Retaining the existing 15 milliRem per year standard for the initial 10,000-years ensures that the repository design will include prudent steps, including the use of engineered and natural barriers to limit offsite doses.

Through the one-million year performance period, the natural and engineered barriers will continue to keep exposure levels low, below what many people receive today, depending
on where they work or where they live. The proposed 350 milliRem annual limit for the out years reflects a level of risk that society normally lives with today. The allowable dose for an individual at the location of peak dose at Yucca Mountain, several hundred thousand years in the future, for example, would be no greater than the average dose a resident of Denver, Colorado, or other similar high-altitude location receives today.

Further, studies have not detected that people living in areas with higher levels of natural background radiation have a higher rate of cancer or other radiation-linked illnesses than do those living in areas with lower levels of natural background radiation.

6. Need for a second repository

The Department will form a task team to evaluate the need for a second repository. The Department will provide its report, as required by the Nuclear Waste Policy Act of 1982 (NWPA), to the President and Congress between 2007 and 2010. The Department has projected that more than one hundred thousand metric tons of spent nuclear fuel will be generated by the current licensed commercial reactor fleet, there will be a need for capacity in excess of 70,000 metric tons which is the administrative limit currently imposed by the NWPA on the Yucca Mountain repository.

7. Licensing schedule

The Department is committed to developing a realistic schedule that will result in the submission of a robust license application. Later this summer, we will publish our schedule and strategy for submittal of the license application to the NRC which will be consistent with Section 114 (e) of the Act that directs the Secretary to develop a plan “that portrays the optimum way to attain the operation of the repository.” After we publish this schedule, we will provide the Committee and its staff briefings.

Conclusion

Over the last 50 years, our Nation has benefited greatly from nuclear energy and the power of the atom, but we have been left with a legacy marked by the generation and accumulation of more than 50,000 metric tons of commercially generated spent nuclear fuel, 2,500 metric tons of DOE spent nuclear fuel, and an estimated 20,000 or more canisters of DOE high-level radioactive waste. Additionally, 2,000 metric tons of commercial spent nuclear fuel will be generated this year and in every succeeding year by the current fleet of commercial electrical power generating reactors as they supply 20% of our Nation’s electricity.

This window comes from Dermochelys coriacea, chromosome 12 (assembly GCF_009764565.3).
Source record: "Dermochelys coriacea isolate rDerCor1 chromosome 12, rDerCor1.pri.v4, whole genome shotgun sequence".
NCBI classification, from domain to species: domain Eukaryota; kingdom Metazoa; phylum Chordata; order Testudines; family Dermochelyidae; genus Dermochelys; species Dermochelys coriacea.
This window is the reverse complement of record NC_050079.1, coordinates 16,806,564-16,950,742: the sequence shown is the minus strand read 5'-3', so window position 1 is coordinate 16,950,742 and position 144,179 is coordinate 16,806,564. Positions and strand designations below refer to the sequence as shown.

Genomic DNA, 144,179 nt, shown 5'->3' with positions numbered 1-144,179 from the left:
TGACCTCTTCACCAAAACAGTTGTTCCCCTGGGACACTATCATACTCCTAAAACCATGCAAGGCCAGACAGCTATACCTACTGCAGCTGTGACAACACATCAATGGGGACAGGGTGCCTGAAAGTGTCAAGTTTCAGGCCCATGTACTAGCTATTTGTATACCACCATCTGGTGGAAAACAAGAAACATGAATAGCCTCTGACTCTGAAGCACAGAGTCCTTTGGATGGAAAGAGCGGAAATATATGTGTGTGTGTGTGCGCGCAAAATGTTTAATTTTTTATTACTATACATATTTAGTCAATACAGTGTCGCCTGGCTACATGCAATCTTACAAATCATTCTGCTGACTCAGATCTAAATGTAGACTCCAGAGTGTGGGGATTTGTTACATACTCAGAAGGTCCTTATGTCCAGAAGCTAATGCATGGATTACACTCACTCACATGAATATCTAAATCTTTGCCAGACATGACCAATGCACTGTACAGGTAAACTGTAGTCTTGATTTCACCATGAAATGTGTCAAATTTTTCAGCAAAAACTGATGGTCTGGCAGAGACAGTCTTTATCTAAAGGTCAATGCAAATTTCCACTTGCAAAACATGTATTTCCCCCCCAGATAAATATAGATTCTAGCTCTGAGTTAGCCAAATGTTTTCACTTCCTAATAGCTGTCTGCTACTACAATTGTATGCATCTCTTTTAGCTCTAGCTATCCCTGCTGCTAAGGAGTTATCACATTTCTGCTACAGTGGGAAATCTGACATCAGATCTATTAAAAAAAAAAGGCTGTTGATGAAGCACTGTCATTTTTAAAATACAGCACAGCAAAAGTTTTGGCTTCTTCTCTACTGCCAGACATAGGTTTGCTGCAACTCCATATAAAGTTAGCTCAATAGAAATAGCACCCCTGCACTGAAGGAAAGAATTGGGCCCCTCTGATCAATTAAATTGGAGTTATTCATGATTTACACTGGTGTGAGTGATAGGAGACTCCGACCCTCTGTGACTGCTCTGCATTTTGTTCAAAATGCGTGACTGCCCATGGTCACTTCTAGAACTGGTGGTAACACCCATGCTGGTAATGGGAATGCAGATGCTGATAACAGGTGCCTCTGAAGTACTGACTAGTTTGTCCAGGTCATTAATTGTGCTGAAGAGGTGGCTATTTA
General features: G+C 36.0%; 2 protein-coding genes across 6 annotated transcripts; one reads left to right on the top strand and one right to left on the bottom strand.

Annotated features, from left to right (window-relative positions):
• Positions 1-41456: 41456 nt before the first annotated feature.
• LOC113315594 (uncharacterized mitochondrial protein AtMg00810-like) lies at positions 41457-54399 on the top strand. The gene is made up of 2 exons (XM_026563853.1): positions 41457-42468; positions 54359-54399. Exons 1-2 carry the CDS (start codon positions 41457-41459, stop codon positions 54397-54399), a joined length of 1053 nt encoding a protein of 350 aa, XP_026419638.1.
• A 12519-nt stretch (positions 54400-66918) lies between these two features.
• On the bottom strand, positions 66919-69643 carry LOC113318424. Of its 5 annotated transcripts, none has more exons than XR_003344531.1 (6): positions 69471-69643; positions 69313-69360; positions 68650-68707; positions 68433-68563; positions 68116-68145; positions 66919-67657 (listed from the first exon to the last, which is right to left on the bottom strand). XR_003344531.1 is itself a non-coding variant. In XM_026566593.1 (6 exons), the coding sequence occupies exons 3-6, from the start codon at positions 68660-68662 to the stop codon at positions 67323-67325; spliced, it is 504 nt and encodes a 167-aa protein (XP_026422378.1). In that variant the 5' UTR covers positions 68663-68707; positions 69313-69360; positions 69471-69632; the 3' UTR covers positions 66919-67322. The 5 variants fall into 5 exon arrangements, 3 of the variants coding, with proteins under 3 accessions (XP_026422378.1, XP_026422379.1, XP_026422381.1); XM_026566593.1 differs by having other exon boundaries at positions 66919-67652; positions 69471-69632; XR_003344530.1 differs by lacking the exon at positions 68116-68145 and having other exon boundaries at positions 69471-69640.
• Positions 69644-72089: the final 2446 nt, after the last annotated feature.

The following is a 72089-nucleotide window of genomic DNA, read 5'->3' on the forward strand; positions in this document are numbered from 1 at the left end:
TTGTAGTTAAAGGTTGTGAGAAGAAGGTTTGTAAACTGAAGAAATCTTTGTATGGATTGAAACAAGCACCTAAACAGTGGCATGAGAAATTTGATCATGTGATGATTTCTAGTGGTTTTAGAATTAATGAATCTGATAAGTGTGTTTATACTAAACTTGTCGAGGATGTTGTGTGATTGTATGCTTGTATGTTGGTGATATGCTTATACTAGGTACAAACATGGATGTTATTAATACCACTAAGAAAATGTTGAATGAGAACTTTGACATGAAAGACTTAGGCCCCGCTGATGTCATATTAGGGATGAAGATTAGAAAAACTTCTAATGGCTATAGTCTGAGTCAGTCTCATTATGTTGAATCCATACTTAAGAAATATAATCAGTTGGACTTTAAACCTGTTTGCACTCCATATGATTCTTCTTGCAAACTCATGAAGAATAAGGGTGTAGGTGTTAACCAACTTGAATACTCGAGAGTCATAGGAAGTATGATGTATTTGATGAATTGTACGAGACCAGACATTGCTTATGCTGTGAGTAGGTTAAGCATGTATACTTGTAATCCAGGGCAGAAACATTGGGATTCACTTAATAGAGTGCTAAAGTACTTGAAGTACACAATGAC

There is a clear national need for Yucca Mountain, even if we could reduce our national electricity consumption by 20% and were able to shut down every commercial reactor and nuclear project in the country today. We are taking steps to ensure that we develop and construct the safest, simplest repository that we possible can, based on sound science and quality work.

There is a strong international scientific consensus that the best and safest option for dealing with this waste is geologic isolation. This consensus includes the National Academy of Sciences which has generally endorsed the geologic disposal option as far back as 1957.
To conclude, I believe that our license application will provide the necessary assurances that we can operate Yucca Mountain in compliance with the performance requirements of the EPA and the NRC. We will also demonstrate that our approach to operations will be carefully planned, logical, and methodical.

That completes my prepared statement.